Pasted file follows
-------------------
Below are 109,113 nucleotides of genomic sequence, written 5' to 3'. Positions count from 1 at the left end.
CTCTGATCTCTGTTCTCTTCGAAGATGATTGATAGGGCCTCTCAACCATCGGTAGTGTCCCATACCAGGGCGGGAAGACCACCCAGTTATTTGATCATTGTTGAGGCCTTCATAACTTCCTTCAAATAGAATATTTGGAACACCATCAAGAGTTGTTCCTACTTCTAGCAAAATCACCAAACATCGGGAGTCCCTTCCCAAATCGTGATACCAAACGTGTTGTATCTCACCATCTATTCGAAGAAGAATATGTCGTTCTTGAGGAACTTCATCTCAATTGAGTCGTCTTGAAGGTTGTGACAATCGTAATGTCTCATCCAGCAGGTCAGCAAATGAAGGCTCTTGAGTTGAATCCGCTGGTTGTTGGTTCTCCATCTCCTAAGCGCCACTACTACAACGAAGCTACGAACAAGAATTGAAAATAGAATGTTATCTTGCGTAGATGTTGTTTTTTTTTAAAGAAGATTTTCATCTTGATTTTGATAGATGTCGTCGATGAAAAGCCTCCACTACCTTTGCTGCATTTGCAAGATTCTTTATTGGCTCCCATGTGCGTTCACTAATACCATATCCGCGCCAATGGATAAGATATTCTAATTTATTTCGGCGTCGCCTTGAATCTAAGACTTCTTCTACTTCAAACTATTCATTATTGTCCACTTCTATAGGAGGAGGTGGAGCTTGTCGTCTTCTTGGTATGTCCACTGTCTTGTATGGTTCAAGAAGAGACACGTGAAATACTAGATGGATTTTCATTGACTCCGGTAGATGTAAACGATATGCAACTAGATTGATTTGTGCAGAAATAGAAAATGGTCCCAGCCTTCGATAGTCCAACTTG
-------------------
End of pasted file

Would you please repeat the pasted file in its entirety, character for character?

Below are 109,113 nucleotides of genomic sequence, written 5' to 3'. Positions count from 1 at the left end.
CTCTGATCTCTGTTCTCTTCGAAGATGATTGATAGGGCCTCTCAACCATCGGTAGTGTCCCATACCAGGGCGGGAAGACCACCCAGTTATTTGATCATTGTTGAGGCCTTCATAACTTCCTTCAAATAGAATATTTGGAACACCATCAAGAGTTGTTCCTACTTCTAGCAAAATCACCAAACATCGGGAGTCCCTTCCCAAATCGTGATACCAAACGTGTTGTATCTCACCATCTATTCGAAGAAGAATATGTCGTTCTTGAGGAACTTCATCTCAATTGAGTCGTCTTGAAGGTTGTGACAATCGTAATGTCTCATCCAGCAGGTCAGCAAATGAAGGCTCTTGAGTTGAATCCGCTGGTTGTTGGTTCTCCATCTCCTAAGCGCCACTACTACAACGAAGCTACGAACAAGAATTGAAAATAGAATGTTATCTTGCGTAGATGTTGTTTTTTTTTAAAGAAGATTTTCATCTTGATTTTGATAGATGTCGTCGATGAAAAGCCTCCACTACCTTTGCTGCATTTGCAAGATTCTTTATTGGCTCCCATGTGCGTTCACTAATACCATATCCGCGCCAATGGATAAGATATTCTAATTTATTTCGGCGTCGCCTTGAATCTAAGACTTCTTCTACTTCAAACTATTCATTATTGTCCACTTCTATAGGAGGAGGTGGAGCTTGTCGTCTTCTTGGTATGTCCACTGTCTTGTATGGTTCAAGAAGAGACACGTGAAATACTAGATGGATTTTCATTGACTCCGGTAGATGTAAACGATATGCAACTAGATTGATTTGTGCAGAAATAGAAAATGGTCCCAGCCTTCGATAGTCCAACTTG